But according to one candidate for the Greens, this election was also about the leadership of his local mosque flouting secular traditions and allowing one candidate to address its congregation after Friday prayers.
Kuranda Seyfi Seyit, chair of an organisation calling itself the “Forum of Australia’s Islamic Relations”, has spat the dummy after he was out-polled by community independent Izzet Anmak in the elections for one of two wards in Auburn Council. Seyit has approached ABC and claimed that Anmak was endorsed by the executive committee of the Auburn Gallipoli Mosque to run as their candidate, allowing him the opportunity to speak at the mosque on the Friday before the elections.
Mr Seyit is quoted by ABC as alleging that Australian Turks have a proud secular tradition, the obvious implication being that the mosque and/or Anmak were part of a plot to introduce political Islam into local government.
This is a serious charge to make against a mainstream religious institution that has in the past allowed candidates of all major parties to visit the mosque and address parishioners during local, state and federal elections. Past speakers and visitors have included former Mayor Le Lam and State ALP Member Barbara Perry.
Mr Seyit was endorsed by the Greens, a party whose leaders have spoken out against stereotyping of Muslims and other racial and religious minorities. The Greens have supported the cause of asylum seekers and have opposed anti-terrorism laws on the basis that these have been passed in an environment of hysteria.
Now, one of their candidates is generating hysteria, accusing a Turkish religious institution of attempting to influence a council election.
The imbecilic nature of Mr Seyit’s allegations is obvious. On the one hand, he states that Australian Turks are proud of their secular nature. Turkish secularism places strong emphasis on separating mosque from state. If Aussie Turks shared this passion, surely one would have expected any attempt by the Gallipoli Mosque executive to support a candidate to backfire. Surely any attempt by the mosque to support Mr Anmak would have worked against him.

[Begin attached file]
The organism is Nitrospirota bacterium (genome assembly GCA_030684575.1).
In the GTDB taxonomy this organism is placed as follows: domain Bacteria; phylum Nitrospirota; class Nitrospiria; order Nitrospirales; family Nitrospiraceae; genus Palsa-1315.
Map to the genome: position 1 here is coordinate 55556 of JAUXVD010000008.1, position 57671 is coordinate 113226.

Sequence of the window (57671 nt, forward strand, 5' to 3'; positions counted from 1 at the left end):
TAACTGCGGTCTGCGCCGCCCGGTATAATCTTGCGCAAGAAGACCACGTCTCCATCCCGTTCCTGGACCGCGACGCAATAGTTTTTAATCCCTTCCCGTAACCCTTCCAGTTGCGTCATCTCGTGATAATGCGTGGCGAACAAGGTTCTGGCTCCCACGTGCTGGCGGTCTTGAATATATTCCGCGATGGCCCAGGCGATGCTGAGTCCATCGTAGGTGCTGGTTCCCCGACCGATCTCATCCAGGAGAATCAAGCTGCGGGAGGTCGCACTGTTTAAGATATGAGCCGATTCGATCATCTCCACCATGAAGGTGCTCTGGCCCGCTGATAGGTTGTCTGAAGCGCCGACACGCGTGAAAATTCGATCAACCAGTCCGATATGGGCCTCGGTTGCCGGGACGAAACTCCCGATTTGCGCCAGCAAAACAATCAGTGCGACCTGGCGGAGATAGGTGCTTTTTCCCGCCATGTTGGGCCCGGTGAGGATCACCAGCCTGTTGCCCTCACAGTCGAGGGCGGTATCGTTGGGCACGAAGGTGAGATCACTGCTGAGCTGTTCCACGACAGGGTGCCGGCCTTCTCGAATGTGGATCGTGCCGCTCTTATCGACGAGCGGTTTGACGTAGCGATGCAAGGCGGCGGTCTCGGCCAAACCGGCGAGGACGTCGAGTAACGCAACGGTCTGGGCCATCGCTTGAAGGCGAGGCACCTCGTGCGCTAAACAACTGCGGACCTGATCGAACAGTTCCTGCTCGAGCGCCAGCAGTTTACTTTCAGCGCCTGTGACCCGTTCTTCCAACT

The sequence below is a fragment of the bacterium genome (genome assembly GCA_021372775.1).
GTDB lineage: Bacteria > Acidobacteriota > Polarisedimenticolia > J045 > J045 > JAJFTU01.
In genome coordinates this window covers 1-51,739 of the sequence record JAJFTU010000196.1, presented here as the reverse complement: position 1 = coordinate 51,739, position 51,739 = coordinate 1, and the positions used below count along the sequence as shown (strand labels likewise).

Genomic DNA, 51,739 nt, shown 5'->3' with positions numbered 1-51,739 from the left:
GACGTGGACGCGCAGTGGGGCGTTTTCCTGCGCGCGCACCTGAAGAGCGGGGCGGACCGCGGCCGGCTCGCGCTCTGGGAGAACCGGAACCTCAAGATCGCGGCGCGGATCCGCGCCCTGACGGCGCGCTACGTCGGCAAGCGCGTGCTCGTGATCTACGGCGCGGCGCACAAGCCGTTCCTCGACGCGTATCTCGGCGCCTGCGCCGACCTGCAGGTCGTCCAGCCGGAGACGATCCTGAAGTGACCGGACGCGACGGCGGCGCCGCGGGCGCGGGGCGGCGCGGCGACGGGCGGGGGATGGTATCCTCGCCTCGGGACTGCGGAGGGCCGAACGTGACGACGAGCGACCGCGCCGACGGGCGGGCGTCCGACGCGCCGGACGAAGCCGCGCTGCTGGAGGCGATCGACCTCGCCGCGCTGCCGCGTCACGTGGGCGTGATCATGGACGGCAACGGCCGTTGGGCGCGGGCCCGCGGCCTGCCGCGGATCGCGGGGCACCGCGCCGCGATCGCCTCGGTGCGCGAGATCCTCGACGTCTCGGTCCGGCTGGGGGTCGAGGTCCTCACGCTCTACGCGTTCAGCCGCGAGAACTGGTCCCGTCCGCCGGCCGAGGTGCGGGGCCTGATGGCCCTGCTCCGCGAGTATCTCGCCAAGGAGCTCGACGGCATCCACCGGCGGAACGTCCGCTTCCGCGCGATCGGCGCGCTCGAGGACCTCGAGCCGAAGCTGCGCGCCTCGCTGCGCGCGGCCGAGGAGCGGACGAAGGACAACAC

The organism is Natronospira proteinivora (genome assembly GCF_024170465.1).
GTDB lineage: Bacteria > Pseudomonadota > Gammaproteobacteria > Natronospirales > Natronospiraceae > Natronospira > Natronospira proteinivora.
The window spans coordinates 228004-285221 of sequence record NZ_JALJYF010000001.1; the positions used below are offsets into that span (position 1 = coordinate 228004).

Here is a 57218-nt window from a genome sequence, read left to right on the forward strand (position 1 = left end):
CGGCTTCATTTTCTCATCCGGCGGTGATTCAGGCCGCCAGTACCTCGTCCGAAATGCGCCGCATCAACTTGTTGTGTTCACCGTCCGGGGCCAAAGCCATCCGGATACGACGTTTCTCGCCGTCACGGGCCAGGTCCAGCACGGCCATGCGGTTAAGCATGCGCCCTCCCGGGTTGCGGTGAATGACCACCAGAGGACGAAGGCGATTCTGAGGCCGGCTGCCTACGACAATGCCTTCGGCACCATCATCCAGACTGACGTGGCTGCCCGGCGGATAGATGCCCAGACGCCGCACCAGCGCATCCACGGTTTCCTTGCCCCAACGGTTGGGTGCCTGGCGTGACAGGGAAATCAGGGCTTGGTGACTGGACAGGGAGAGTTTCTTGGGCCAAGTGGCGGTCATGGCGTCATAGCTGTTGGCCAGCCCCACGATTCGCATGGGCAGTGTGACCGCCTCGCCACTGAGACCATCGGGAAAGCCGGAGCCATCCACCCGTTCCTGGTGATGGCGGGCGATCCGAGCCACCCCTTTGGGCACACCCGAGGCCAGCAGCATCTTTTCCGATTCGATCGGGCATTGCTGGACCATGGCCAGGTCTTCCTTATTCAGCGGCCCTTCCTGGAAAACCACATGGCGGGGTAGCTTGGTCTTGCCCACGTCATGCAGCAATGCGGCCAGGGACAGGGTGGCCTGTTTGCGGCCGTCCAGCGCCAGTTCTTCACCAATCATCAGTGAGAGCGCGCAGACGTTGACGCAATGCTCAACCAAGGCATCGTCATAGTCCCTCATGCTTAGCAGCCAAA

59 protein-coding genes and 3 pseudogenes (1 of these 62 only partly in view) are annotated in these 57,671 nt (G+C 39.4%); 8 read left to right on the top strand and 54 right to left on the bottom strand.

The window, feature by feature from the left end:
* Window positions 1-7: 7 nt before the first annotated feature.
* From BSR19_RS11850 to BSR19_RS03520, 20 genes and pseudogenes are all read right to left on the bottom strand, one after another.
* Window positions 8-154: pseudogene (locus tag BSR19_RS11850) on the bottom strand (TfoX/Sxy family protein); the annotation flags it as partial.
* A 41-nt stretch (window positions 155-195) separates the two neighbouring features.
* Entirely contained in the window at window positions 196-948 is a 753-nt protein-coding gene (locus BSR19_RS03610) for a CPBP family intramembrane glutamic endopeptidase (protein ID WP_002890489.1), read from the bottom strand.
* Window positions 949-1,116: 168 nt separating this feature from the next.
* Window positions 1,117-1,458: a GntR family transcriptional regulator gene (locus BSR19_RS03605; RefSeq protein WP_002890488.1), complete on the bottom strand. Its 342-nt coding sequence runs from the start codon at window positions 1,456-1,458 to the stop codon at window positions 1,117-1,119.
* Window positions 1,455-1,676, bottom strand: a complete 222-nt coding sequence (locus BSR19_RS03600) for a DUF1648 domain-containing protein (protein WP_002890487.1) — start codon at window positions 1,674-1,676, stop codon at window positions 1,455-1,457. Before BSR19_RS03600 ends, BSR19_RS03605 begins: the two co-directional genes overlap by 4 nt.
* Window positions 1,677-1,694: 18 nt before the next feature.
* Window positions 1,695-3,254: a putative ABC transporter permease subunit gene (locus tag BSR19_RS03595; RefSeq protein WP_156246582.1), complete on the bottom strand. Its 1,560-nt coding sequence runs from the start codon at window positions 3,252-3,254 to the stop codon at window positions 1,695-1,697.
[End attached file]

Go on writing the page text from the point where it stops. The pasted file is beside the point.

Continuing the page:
Mr Seyit’s outburst isn’t without its unintended humour. In a recent e-mail sent out to a Muslim yahoogroup, Mr Seyit stated the real reasons for his anger at the mosque executive.
Politics in the mosque should not be tolerated. Not because I am secular … The mosque cannot take sides. when the Mosque allowed Izzet to make a speech to the congregation it really hurt me as that mosque is something that my father worked towards building. My father was sent to Turkey in 1982 by the mosque building committee to raise funds. My father used to teach Quran courses there and we were all a part of the mosque's history. In fact my father was the first Turkish man in Australia to lead the Eid prayer in a small house in Redfern in 1970.By his own admission, Mr Seyit is no great lover of secularism. His main concern is to benefit from mosque resources he believes he is entitled to because of his father’s efforts.
In the same e-mail, Mr Seyit makes this extraordinary claim:
Now we await the result and although prior to running I had done the calculations I knew that I would get in without difficulty. Instead, as it stands many of my votes went to Izzet and there is a very high chance that both of us will miss out. I was invited to run by former councillors and that is why I ran, I was assured of their support and knew that I would get the majority of the "Muslim" vote in ward one.Yes, Mr Seyit clearly would have been Auburn Council’s answer to Saladdin, liberating Ward 1 from the nasty crusaders and leading the mythical Muslim voting bloc to political glory. Mr Seyit saw himself as becoming perhaps Auburn’s first Caliph.
Mr Seyit also argues in his e-mail that there was a kebab konspiracy involved, with kebab manufacturers plotting against him:
The owwner of the Ozlem Kebabs told me that they wanted to run their own man … and that is why they did not endorse me. They used the every trick in the book to get votes from the Turkish community, with a bottomless pit of money, they placed pressure on most of the kebab shops to vote for their man, they convinced the ALL the Turkish Newspapers to promote their man (because Ozlem and the kebabs are all big advertisers) , they ran large ads every week, and they worked on each every Turkish organisation and soccer club, first and foremost they had the support of the Gallipoli Mosque and the president campaigned hard for their man.Clearly this was a foul-smelling kebab konspiracy, filled with extra garlic sauce. Both Mr Seyit’s ego and his political career seem to have died with a felafel in his hand.
UPDATE I: Writing to the same yahoogroup referred to above, a certain Gazza, who admits to being an ALP member and addict of non-alcoholic beer, has made the following important observations ...
I have read the to and fro of messages about Seyfi’s unfortunate loss in the Auburn council elections and am disappointed in the sniping and backbiting that has resulted. All this serves to demonstrate just how nasty politics can get ...My response to Gazza is this - I'll be happy to bring the Bavaria if you supply the valiums!
Lets all take a Valium and go to sleep till the next election.
Words © 2008 Irfan Yusuf
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